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RUTH ROSENBERG DANCE ENSEMBLE.

RUTH ROSENBERG DANCE ENSEMBLE TWENTY-FOURTH STREET THEATRE SACRAMENTO, CALIFORNIA NOVEMBER 12--13, 19--20, 1999 REVIEWED BY RITA FELCIANO

The Ruth Rosenberg Dance Ensemble is the kind of troupe of which there must a hundred across the country: based in a school that trains the next generation of dancers, their concerts combine advanced students and professional performers. At their best they provide an intriguing look at whom we might look at in five years while offering choreographers an occasion to present work outside the glare of the purely professional limelight.

The Sacramento-based Rosenberg goes one step further. Her season regularly schedules out-of-town ensembles in what she calls Other Visions programs. At a time when touring opportunities for small ensembles have almost disappeared, the value of this opportunity to present themselves outside their home turf and for audiences to see dance created outside a familiar context cannot be overestimated.

Locomotion, the first of this year's three program series, got its title from the opening Long Way from Home, choreographed by Rosenberg for her students to original hoe-down music by Bill Edwards. The work evoked a no-doubt romanticized vision of train-riding hoboes. It was a piece, however, that pleased with its structural integrity and the straightforwardness of telling gestures and movements for young but well-trained dancers. Searching, the other Rosenberg premiere, also to commissioned music, by Carl Landa, was not quite so successful. Having to rely on movement only demands more ability and experience to phrase than these young performers have at this point in their dancing lives.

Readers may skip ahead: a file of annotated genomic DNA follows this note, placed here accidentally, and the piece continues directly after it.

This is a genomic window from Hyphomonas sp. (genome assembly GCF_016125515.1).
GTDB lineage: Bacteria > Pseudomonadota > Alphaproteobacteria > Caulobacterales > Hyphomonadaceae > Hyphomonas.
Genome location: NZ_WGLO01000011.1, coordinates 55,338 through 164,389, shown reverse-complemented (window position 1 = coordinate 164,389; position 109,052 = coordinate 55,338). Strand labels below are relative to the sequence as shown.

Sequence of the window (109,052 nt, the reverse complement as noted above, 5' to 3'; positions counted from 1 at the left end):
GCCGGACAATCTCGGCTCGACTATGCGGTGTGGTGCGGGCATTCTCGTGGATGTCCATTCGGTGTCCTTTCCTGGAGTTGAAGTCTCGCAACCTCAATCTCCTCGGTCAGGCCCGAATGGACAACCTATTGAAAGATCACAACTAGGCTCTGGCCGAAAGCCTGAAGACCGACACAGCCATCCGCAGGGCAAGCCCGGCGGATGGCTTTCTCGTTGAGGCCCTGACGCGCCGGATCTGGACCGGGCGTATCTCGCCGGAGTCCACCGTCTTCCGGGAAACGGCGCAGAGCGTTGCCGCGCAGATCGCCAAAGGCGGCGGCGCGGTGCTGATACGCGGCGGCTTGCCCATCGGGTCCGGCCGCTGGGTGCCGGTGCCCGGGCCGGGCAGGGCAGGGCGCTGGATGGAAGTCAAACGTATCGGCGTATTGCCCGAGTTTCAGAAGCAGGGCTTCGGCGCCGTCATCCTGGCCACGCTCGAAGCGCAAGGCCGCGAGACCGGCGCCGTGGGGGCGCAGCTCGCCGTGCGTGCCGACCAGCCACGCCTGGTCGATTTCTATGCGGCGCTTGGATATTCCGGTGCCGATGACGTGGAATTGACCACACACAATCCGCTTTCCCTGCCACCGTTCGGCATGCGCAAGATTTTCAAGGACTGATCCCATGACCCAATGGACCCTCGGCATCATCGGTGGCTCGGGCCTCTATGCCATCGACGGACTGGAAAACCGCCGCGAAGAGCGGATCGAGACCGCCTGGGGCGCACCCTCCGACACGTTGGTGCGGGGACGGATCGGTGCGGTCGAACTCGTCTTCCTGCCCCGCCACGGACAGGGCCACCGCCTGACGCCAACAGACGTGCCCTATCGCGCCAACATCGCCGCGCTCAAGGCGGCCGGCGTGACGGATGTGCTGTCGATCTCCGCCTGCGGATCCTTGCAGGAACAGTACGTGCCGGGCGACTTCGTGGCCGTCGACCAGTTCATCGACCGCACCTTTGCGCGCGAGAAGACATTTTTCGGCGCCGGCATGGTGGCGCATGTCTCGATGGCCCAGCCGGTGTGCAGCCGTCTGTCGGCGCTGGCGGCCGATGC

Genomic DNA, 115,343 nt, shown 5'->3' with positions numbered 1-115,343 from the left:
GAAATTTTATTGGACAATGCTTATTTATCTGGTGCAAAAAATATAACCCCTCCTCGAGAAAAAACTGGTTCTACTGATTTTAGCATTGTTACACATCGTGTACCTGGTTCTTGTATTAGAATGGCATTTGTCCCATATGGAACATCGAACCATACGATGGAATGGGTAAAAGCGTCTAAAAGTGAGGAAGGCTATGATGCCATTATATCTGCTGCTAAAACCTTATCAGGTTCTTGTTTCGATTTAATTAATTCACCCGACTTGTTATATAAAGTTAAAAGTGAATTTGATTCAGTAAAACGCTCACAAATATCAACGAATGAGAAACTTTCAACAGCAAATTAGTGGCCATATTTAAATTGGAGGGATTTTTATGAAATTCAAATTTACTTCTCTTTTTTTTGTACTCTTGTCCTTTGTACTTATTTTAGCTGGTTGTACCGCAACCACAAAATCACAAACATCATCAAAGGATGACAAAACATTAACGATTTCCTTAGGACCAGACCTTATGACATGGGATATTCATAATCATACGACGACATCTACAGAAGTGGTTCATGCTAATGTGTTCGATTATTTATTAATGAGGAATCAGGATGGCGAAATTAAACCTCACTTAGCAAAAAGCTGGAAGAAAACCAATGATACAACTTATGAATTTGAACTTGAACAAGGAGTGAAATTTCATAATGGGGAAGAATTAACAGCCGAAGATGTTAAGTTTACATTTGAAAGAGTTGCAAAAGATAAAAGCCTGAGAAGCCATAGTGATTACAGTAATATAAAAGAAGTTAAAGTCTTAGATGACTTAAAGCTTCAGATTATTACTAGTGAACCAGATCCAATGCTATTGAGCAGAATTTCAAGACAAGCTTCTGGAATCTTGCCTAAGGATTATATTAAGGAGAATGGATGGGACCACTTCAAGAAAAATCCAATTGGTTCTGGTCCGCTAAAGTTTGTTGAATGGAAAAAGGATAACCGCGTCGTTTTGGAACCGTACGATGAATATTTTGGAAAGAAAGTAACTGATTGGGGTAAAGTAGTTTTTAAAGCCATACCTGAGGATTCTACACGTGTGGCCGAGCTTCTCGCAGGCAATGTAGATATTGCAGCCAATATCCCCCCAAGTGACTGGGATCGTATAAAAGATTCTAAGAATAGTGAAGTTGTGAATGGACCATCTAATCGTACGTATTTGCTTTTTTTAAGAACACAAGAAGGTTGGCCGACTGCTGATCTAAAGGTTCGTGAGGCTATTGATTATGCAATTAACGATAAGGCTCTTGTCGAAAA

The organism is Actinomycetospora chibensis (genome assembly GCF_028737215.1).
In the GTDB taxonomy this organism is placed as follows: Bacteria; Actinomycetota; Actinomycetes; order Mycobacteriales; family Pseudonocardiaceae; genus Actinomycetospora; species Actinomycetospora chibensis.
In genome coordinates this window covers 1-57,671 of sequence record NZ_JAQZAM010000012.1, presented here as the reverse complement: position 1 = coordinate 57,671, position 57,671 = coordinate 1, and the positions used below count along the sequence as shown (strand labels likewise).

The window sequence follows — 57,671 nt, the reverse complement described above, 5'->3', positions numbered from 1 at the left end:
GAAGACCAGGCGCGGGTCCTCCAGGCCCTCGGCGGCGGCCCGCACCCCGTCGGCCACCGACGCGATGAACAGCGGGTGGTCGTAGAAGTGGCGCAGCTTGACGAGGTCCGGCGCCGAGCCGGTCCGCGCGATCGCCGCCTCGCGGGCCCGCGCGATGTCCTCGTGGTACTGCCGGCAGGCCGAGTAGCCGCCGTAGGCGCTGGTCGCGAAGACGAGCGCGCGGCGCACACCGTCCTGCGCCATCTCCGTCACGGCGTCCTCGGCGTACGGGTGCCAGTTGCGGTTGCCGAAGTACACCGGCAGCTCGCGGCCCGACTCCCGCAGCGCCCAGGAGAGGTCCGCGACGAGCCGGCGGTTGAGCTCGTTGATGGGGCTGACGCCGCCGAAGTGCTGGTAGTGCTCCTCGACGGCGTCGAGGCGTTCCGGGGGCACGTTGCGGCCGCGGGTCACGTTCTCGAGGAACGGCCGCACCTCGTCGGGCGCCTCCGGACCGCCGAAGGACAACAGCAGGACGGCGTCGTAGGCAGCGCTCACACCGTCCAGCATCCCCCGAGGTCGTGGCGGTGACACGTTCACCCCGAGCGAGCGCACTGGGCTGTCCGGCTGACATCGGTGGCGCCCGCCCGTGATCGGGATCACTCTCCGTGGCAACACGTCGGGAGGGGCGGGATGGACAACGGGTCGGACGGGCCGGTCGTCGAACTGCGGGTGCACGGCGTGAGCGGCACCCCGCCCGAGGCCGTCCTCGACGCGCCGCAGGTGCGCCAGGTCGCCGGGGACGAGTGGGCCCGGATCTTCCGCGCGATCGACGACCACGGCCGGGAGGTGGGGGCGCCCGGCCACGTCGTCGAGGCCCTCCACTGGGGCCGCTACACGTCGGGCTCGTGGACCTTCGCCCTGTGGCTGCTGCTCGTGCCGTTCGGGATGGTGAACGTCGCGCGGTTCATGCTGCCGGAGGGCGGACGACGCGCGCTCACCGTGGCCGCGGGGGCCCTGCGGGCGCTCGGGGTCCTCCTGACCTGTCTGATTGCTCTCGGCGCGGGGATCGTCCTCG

On a strictly professional level, Battle Suite, three small pieces (made between 1992 and 1997), presented choreography by Robert Battle, a dancer with the Parsons Dance Company. Most intriguing was the earliest, Jewel Lost, in which Rosenberg showed herself as a dancer of generosity and still-considerable command of the stage. She infused the large-scale portrait of a woman in torment with a groundedness and embracing gravitas that were impressive. The other two sections--Strange Humors, a duet by Jim Riley and Melinda Abi-Nader, and Takademe, by Rebecca Kosinski--were competently danced but were choreographically less convincing. Humors contrasted athletic and flailing movements as embodied by two different dancers while Takademe was a straightforward translation of Sheila Chandra's fulminating rhythms. An accomplishment for the dancer, it was fun to watch but as a piece it was a one-shot deal.

Rosenberg and co-artistic director Jim Riley, who also premiered a rather bland solo, Boy Blues, starred in another crowd pleaser, the 1991 Sweet Dreams by SF Bay Area choreographer Emma Lou Huckabay. Huckabay has made something of a reputation for herself for an inventive, movement-based sense of humor, much of whose effectiveness, not surprisingly, depends on a performer's ironic sense of timing. Riley, and even more so Rosenberg, clearly relished the portrayal of this couple in the aftermath of a sodden party, slushing their way through a series of overwrought Patsy Cline songs. She at first rode on his back and ended up with him in a roll in the hay. This couple was enough to make anyone swear off booze forever.
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Title Annotation:Review
Author:FELCIANO, RITA
Publication:Dance Magazine
Article Type:Dance Review
Geographic Code:1U9CA
Date:Feb 1, 2000
Words:512
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